Late last year, when many independents considered doing well a matter of holding their own, Olsson's Books & Records opened two new stores: one at Reagan National Airport, the other in Rosslyn, Va. The increased selling space has given Olsson's even more to celebrate this year, which marks the 30th anniversary for the nine-store regional chain, the oldest independent book and music stores in the greater Washington, D.C., area. Although, as founder John Olsson noted, "I've got to come clean for PW; it's not 30 years in the book business. I started in records in 1972, and didn't add books until 1975."

General manager Virginia Powers, who's been with Olsson's for 21 of those years, prefers to think of Olsson's as "one big superstore." The secret of Olsson's success, she told PW, is "we change with the times. We're flexible, and we listen to the community." That adaptability enabled the company to weather the downturn in music sales first brought on when Tower and Best Buy entered the D.C. market. When those stores turned bestselling CDs into loss leaders, Olsson's responded by reconfiguring its product mix, from an equal split between books and music to 60/40 in favor of books. "Today books are the important part of revenue," observed Powers. "It wasn't always that way."

Five years ago, when bookstore competition began heating up with the introduction of more chain superstores and, flexibility translated into making two stores into Beanie Baby centers. In a recent interview in the Washington Post, Olsson credited high-margin Beanie Babies with the company's survival. Today, with chain stores near many Olsson's locations, the company is considering a new tack. This time it may adjust by adding more smaller-scale stores, like the 3,000-square-foot one in Rosslyn, which is about half the size of a typical Olsson's.

"Our strategy is small: focus, focus, focus on the community and our Olsson's card," explained Powers, referring to the stores' frequent-buyer program. For the first and second $100 worth of books and music customers buy, they receive a $5 store coupon. After that, they get a $10-store coupon for every $100 they spend. "It's a great rewards program," noted Powers. In addition, Olsson's has a Buyer's Choice Program, in which 20 to 60 new hardcovers are discounted 20% each month. Olsson's also discounts hardcover bestsellers and the Book Sense 76 list.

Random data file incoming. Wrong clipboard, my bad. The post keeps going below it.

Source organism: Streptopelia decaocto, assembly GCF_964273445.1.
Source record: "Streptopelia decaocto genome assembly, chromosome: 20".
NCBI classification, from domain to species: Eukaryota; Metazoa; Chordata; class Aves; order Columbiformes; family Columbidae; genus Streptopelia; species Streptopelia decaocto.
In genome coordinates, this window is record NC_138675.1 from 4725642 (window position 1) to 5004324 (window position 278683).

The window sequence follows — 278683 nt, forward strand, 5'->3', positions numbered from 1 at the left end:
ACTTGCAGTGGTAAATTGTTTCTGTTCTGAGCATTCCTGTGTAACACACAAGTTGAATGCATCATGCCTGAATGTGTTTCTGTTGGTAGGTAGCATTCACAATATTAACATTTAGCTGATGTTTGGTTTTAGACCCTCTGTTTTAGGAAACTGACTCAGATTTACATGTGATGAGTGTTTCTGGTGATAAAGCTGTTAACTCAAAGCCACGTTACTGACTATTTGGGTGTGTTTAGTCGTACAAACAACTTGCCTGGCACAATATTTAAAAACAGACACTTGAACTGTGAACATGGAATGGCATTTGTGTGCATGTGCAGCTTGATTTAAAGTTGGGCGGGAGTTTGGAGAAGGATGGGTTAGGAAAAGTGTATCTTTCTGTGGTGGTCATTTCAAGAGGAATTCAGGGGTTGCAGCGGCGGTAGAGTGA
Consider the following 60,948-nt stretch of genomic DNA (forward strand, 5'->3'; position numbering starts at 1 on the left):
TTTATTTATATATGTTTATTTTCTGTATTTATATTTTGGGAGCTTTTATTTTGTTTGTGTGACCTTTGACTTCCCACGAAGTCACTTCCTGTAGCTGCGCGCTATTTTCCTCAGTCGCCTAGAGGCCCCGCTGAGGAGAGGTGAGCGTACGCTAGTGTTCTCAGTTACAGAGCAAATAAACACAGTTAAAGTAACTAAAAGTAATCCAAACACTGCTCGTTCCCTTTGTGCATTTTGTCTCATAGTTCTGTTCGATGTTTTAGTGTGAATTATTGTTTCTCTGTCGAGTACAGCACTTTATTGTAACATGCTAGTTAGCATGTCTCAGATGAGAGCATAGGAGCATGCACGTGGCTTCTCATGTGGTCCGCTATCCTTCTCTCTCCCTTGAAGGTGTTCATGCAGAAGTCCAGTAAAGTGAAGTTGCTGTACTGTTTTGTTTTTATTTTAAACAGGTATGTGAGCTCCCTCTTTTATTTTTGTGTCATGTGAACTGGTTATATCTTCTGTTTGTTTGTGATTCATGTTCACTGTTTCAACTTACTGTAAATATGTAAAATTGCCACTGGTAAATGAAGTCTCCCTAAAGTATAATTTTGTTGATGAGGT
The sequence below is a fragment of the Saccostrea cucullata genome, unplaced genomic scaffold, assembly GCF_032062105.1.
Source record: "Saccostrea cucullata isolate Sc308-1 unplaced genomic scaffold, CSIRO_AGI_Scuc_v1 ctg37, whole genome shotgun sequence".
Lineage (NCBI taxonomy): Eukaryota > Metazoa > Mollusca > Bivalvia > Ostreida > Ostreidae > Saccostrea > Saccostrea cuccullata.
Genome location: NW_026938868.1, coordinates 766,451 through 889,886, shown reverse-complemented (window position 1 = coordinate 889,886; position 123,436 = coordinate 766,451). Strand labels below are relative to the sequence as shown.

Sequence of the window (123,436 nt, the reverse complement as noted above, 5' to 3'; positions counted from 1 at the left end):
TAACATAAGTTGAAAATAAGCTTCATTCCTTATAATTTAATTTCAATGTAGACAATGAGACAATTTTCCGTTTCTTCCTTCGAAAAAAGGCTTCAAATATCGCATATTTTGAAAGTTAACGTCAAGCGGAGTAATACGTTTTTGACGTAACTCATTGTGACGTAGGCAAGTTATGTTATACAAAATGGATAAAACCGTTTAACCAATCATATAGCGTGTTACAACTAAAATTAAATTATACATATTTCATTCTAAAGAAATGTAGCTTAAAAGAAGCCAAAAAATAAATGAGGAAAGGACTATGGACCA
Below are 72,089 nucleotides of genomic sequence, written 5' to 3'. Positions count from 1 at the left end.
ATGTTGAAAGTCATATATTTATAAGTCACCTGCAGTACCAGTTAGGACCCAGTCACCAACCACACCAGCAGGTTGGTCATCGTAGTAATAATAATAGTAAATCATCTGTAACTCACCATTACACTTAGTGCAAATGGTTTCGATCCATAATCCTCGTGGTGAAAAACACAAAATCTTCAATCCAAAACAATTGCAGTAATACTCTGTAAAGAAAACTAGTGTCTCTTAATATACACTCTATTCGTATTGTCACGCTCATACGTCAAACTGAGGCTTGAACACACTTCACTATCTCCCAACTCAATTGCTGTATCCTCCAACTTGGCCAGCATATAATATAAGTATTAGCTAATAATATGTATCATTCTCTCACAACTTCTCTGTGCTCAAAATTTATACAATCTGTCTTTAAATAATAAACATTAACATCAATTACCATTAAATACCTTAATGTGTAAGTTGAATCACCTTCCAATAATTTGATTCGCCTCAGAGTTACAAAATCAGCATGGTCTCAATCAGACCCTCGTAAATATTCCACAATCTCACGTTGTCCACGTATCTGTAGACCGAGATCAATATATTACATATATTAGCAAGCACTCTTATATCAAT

Consensus Management

Part of what makes Olsson's unique is that the stores are managed by consensus rather than fiat. As a result, there is much less staff turnover. Employees stay an average of eight to 10 years. Senior buyer Jim Tenney, whom Olsson calls "Washington's premiere bookseller," has been with the company since 1975, when he as hired to start a separate book department. While all nine stores are similar, Olsson's has worked hard to distinguish each one. "We have different strengths at each store and develop a specialization," said Powers. "We know what those specialties are, and we don't duplicate them." For instance, the Georgetown Olsson's is strong in history, international relations and public policy, while Rosslyn, which has only been open a few months, has already started to build its foreign-language section. The Lansburgh location carries theater books and in Old Town Alexandria, U.S. history moves quickly. Even used book subjects vary from store to store.